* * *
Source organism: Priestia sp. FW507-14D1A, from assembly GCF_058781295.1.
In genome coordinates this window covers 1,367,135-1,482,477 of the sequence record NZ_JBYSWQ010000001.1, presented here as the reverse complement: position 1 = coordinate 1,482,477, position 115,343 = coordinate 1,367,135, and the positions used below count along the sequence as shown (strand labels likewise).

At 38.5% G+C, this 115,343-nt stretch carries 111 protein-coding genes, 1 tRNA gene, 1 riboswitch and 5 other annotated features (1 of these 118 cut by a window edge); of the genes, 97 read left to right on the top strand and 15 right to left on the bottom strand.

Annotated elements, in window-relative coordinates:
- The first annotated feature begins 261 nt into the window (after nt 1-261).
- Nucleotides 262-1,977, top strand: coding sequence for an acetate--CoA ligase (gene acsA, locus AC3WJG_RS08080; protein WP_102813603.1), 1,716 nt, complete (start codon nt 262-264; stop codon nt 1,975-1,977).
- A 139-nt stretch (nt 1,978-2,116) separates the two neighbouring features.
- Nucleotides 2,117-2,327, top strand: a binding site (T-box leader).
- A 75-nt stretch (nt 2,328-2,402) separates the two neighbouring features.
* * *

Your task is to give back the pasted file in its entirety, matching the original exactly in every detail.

Source organism: Priestia sp. FW507-14D1A, from assembly GCF_058781295.1.
In genome coordinates this window covers 1,367,135-1,482,477 of the sequence record NZ_JBYSWQ010000001.1, presented here as the reverse complement: position 1 = coordinate 1,482,477, position 115,343 = coordinate 1,367,135, and the positions used below count along the sequence as shown (strand labels likewise).

At 38.5% G+C, this 115,343-nt stretch carries 111 protein-coding genes, 1 tRNA gene, 1 riboswitch and 5 other annotated features (1 of these 118 cut by a window edge); of the genes, 97 read left to right on the top strand and 15 right to left on the bottom strand.

Annotated elements, in window-relative coordinates:
- The first annotated feature begins 261 nt into the window (after nt 1-261).
- Nucleotides 262-1,977, top strand: coding sequence for an acetate--CoA ligase (gene acsA, locus AC3WJG_RS08080; protein WP_102813603.1), 1,716 nt, complete (start codon nt 262-264; stop codon nt 1,975-1,977).
- A 139-nt stretch (nt 1,978-2,116) separates the two neighbouring features.
- Nucleotides 2,117-2,327, top strand: a binding site (T-box leader).
- A 75-nt stretch (nt 2,328-2,402) separates the two neighbouring features.